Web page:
The Premier League has been suspended for until the 3rd of April due to the coronavirus pandemic and right now, the authorities are scrambling to finish the new season.
The officials have already confirmed that the first deadline has been missed and that all the major leagues in England will not resume anytime before the 30th of April.
While the FA does have a domestic deadline of wrapping up all tournaments by the 1st of June but owing to such a crisis scenario, this deadline has been lifted so that the tournaments have time to finish their remaining games.
Despite all these adjustments though the Premier League still has 92 games to finish which is higher than the ones left in the Serie A and the La Liga.
But amongst all this, former Crystal Palace chairman Simon Jordan, writing for The Sun, has come with a solution which could and should be looked into more seriously.
The five-point plan includes:
1. Extend the Premier League postponement until the middle of May, which means there will have been eight weeks off to deal with coronavirus.
2. Schedule any remaining fixtures over two-and-a-half months between May and July.
3. If needed, play some or all of the remaining games behind-closed-doors.
4. Delay the start of the 2020/21 season until the beginning of September, giving the players a month off in August as their break and pre-season. That may seem tight, but they will have had two months off, plus the winter break earlier in the year.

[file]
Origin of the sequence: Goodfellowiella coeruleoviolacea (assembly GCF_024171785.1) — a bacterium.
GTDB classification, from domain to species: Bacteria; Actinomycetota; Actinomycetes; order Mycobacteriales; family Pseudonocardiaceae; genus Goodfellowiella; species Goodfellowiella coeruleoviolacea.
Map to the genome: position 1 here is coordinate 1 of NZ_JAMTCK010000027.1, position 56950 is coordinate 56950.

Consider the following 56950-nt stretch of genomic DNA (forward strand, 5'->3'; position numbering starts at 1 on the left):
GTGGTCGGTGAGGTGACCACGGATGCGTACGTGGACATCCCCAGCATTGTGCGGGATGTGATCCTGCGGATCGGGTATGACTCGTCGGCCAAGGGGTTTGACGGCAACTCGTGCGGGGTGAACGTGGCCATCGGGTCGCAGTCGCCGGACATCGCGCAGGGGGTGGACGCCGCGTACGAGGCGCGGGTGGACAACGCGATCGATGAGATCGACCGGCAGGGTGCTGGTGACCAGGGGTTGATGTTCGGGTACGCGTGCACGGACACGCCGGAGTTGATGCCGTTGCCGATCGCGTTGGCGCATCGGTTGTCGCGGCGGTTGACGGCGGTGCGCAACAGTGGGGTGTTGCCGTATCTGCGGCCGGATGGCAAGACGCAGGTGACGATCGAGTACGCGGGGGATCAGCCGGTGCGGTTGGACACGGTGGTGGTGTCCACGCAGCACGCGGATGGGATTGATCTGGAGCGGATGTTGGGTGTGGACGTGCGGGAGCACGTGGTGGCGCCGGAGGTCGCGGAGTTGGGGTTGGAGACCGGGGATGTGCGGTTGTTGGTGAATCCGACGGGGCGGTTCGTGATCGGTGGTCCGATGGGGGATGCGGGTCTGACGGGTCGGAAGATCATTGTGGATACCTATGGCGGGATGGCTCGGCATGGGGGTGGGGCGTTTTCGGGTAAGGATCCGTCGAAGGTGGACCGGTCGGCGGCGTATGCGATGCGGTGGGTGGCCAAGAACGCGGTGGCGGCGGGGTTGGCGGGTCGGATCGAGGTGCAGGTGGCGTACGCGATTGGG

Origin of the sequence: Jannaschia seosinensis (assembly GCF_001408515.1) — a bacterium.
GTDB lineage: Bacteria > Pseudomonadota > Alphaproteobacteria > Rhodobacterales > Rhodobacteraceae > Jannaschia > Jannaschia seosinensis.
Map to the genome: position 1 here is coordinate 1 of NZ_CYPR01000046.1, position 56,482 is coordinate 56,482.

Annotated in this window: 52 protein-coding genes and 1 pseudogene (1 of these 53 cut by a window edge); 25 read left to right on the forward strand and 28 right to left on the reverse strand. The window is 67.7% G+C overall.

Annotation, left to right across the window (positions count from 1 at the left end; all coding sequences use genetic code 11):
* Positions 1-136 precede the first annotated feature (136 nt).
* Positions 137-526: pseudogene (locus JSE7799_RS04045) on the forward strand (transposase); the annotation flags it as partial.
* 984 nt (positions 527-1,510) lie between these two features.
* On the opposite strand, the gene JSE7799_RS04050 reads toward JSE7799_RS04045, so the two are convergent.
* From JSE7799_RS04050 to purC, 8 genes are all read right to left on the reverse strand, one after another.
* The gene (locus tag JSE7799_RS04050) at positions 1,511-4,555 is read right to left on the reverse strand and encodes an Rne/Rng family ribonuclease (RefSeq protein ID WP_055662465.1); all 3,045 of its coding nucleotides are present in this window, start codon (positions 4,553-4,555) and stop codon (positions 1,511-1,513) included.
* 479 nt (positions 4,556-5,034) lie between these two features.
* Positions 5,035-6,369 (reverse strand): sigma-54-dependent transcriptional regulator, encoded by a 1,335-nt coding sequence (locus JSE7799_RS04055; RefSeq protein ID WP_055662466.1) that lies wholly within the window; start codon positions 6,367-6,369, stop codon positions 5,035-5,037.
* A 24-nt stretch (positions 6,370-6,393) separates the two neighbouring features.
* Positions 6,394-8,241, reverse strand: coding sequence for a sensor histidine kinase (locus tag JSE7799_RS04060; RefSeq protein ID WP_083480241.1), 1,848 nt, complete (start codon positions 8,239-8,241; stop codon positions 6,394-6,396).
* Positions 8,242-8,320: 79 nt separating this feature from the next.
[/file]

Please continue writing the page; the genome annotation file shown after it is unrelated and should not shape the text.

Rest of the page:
5. Remove the winter break in 2021 to compensate for the fixture compression as a result of the late start.
Can this solution work?
Well for starters, the authorities are taking no chances with the safety of the players which is good to see but they also seem to have no plans of cancelling the current season.
If this solution is taken into account then surely the 2019-20 season can be wrapped up without any major issues but all of that will depend on whether the games can resume immediately after the 30th of April.
Right now, the Premier League has 92 games remaining which is much higher than the likes of the Serie A or La Liga so the more time it takes for things to get back to normalcy.